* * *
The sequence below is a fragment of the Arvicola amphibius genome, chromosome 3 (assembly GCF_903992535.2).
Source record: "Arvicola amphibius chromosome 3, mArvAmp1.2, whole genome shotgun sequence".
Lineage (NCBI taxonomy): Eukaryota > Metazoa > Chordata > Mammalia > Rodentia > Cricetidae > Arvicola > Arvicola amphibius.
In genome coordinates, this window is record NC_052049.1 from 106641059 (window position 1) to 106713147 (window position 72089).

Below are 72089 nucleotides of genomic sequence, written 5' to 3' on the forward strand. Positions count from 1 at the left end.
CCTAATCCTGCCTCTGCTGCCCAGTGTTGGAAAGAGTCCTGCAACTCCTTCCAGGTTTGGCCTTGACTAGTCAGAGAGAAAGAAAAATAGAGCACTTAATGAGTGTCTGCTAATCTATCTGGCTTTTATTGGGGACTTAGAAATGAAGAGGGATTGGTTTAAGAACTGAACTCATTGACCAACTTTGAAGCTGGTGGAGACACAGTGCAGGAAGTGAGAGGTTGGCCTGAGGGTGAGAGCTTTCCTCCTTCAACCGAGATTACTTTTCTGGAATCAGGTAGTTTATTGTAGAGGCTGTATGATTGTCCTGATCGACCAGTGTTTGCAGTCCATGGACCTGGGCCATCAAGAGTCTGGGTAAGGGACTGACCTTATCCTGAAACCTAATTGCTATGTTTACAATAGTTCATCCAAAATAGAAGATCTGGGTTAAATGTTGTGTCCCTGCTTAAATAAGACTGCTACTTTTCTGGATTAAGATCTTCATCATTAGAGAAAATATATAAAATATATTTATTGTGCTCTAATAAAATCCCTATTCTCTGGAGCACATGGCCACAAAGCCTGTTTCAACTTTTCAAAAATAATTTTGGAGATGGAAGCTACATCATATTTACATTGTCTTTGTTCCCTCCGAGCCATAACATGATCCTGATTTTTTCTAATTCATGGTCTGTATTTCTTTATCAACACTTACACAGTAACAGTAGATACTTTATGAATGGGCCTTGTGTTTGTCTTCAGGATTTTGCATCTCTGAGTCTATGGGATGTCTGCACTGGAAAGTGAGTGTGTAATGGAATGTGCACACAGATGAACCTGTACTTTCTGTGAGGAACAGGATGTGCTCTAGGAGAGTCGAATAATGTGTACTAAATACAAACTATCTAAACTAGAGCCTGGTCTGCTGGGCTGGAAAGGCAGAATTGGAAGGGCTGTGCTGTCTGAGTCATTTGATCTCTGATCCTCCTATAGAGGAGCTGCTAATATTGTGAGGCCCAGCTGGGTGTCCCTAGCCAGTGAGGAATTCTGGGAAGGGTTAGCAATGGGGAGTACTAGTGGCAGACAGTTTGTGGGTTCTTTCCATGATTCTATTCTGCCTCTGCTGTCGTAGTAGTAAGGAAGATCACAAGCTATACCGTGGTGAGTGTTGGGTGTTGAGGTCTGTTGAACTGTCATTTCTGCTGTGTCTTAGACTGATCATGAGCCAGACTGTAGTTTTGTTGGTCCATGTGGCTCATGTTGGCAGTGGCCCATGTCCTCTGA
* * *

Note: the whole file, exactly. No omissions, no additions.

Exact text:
The sequence below is a fragment of the Arvicola amphibius genome, chromosome 3 (assembly GCF_903992535.2).
Source record: "Arvicola amphibius chromosome 3, mArvAmp1.2, whole genome shotgun sequence".
Lineage (NCBI taxonomy): Eukaryota > Metazoa > Chordata > Mammalia > Rodentia > Cricetidae > Arvicola > Arvicola amphibius.
In genome coordinates, this window is record NC_052049.1 from 106641059 (window position 1) to 106713147 (window position 72089).

Below are 72089 nucleotides of genomic sequence, written 5' to 3' on the forward strand. Positions count from 1 at the left end.
CCTAATCCTGCCTCTGCTGCCCAGTGTTGGAAAGAGTCCTGCAACTCCTTCCAGGTTTGGCCTTGACTAGTCAGAGAGAAAGAAAAATAGAGCACTTAATGAGTGTCTGCTAATCTATCTGGCTTTTATTGGGGACTTAGAAATGAAGAGGGATTGGTTTAAGAACTGAACTCATTGACCAACTTTGAAGCTGGTGGAGACACAGTGCAGGAAGTGAGAGGTTGGCCTGAGGGTGAGAGCTTTCCTCCTTCAACCGAGATTACTTTTCTGGAATCAGGTAGTTTATTGTAGAGGCTGTATGATTGTCCTGATCGACCAGTGTTTGCAGTCCATGGACCTGGGCCATCAAGAGTCTGGGTAAGGGACTGACCTTATCCTGAAACCTAATTGCTATGTTTACAATAGTTCATCCAAAATAGAAGATCTGGGTTAAATGTTGTGTCCCTGCTTAAATAAGACTGCTACTTTTCTGGATTAAGATCTTCATCATTAGAGAAAATATATAAAATATATTTATTGTGCTCTAATAAAATCCCTATTCTCTGGAGCACATGGCCACAAAGCCTGTTTCAACTTTTCAAAAATAATTTTGGAGATGGAAGCTACATCATATTTACATTGTCTTTGTTCCCTCCGAGCCATAACATGATCCTGATTTTTTCTAATTCATGGTCTGTATTTCTTTATCAACACTTACACAGTAACAGTAGATACTTTATGAATGGGCCTTGTGTTTGTCTTCAGGATTTTGCATCTCTGAGTCTATGGGATGTCTGCACTGGAAAGTGAGTGTGTAATGGAATGTGCACACAGATGAACCTGTACTTTCTGTGAGGAACAGGATGTGCTCTAGGAGAGTCGAATAATGTGTACTAAATACAAACTATCTAAACTAGAGCCTGGTCTGCTGGGCTGGAAAGGCAGAATTGGAAGGGCTGTGCTGTCTGAGTCATTTGATCTCTGATCCTCCTATAGAGGAGCTGCTAATATTGTGAGGCCCAGCTGGGTGTCCCTAGCCAGTGAGGAATTCTGGGAAGGGTTAGCAATGGGGAGTACTAGTGGCAGACAGTTTGTGGGTTCTTTCCATGATTCTATTCTGCCTCTGCTGTCGTAGTAGTAAGGAAGATCACAAGCTATACCGTGGTGAGTGTTGGGTGTTGAGGTCTGTTGAACTGTCATTTCTGCTGTGTCTTAGACTGATCATGAGCCAGACTGTAGTTTTGTTGGTCCATGTGGCTCATGTTGGCAGTGGCCCATGTCCTCTGA